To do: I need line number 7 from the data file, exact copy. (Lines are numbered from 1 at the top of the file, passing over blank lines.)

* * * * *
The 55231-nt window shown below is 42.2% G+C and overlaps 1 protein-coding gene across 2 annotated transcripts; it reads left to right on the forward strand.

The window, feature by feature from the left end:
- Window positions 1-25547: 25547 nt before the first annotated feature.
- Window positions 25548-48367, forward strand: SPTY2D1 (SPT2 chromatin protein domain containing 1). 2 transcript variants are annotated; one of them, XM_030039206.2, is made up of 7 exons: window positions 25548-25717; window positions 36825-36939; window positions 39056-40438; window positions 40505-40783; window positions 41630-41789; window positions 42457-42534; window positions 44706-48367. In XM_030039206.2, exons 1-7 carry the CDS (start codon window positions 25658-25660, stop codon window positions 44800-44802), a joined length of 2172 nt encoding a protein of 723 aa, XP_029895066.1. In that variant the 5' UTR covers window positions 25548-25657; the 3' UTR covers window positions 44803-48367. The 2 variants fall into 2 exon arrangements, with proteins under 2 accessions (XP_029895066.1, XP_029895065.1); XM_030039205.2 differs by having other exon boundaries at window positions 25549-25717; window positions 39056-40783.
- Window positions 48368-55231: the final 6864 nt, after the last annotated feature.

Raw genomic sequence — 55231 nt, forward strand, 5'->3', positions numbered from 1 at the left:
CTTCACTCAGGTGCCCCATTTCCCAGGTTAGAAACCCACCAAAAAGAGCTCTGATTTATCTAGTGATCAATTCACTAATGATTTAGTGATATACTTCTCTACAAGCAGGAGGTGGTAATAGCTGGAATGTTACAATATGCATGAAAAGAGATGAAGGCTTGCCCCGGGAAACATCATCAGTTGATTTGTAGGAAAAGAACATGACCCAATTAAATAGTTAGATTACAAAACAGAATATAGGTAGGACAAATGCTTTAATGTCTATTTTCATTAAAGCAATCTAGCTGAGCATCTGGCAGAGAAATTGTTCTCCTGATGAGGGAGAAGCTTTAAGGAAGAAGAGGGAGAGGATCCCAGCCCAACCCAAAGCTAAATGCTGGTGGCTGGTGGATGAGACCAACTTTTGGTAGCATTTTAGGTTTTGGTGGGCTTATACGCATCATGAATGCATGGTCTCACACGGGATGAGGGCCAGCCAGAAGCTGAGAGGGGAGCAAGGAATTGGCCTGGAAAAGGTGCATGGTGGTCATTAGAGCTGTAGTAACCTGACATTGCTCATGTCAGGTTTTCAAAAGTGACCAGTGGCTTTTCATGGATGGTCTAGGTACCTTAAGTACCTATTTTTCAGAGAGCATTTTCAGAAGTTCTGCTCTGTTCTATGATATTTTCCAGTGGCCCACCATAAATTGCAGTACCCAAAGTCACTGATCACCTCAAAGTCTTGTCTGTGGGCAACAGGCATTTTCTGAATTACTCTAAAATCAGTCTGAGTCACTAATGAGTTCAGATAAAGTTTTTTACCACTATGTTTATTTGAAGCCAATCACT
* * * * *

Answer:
CTTCACTCAGGTGCCCCATTTCCCAGGTTAGAAACCCACCAAAAAGAGCTCTGATTTATCTAGTGATCAATTCACTAATGATTTAGTGATATACTTCTCTACAAGCAGGAGGTGGTAATAGCTGGAATGTTACAATATGCATGAAAAGAGATGAAGGCTTGCCCCGGGAAACATCATCAGTTGATTTGTAGGAAAAGAACATGACCCAATTAAATAGTTAGATTACAAAACAGAATATAGGTAGGACAAATGCTTTAATGTCTATTTTCATTAAAGCAATCTAGCTGAGCATCTGGCAGAGAAATTGTTCTCCTGATGAGGGAGAAGCTTTAAGGAAGAAGAGGGAGAGGATCCCAGCCCAACCCAAAGCTAAATGCTGGTGGCTGGTGGATGAGACCAACTTTTGGTAGCATTTTAGGTTTTGGTGGGCTTATACGCATCATGAATGCATGGTCTCACACGGGATGAGGGCCAGCCAGAAGCTGAGAGGGGAGCAAGGAATTGGCCTGGAAAAGGTGCATGGTGGTCATTAGAGCTGTAGTAACCTGACATTGCTCATGTCAGGTTTTCAAAAGTGACCAGTGGCTTTTCATGGATGGTCTAGGTACCTTAAGTACCTATTTTTCAGAGAGCATTTTCAGAAGTTCTGCTCTGTTCTATGATATTTTCCAGTGGCCCACCATAAATTGCAGTACCCAAAGTCACTGATCACCTCAAAGTCTTGTCTGTGGGCAACAGGCATTTTCTGAATTACTCTAAAATCAGTCTGAGTCACTAATGAGTTCAGATAAAGTTTTTTACCACTATGTTTATTTGAAGCCAATCACT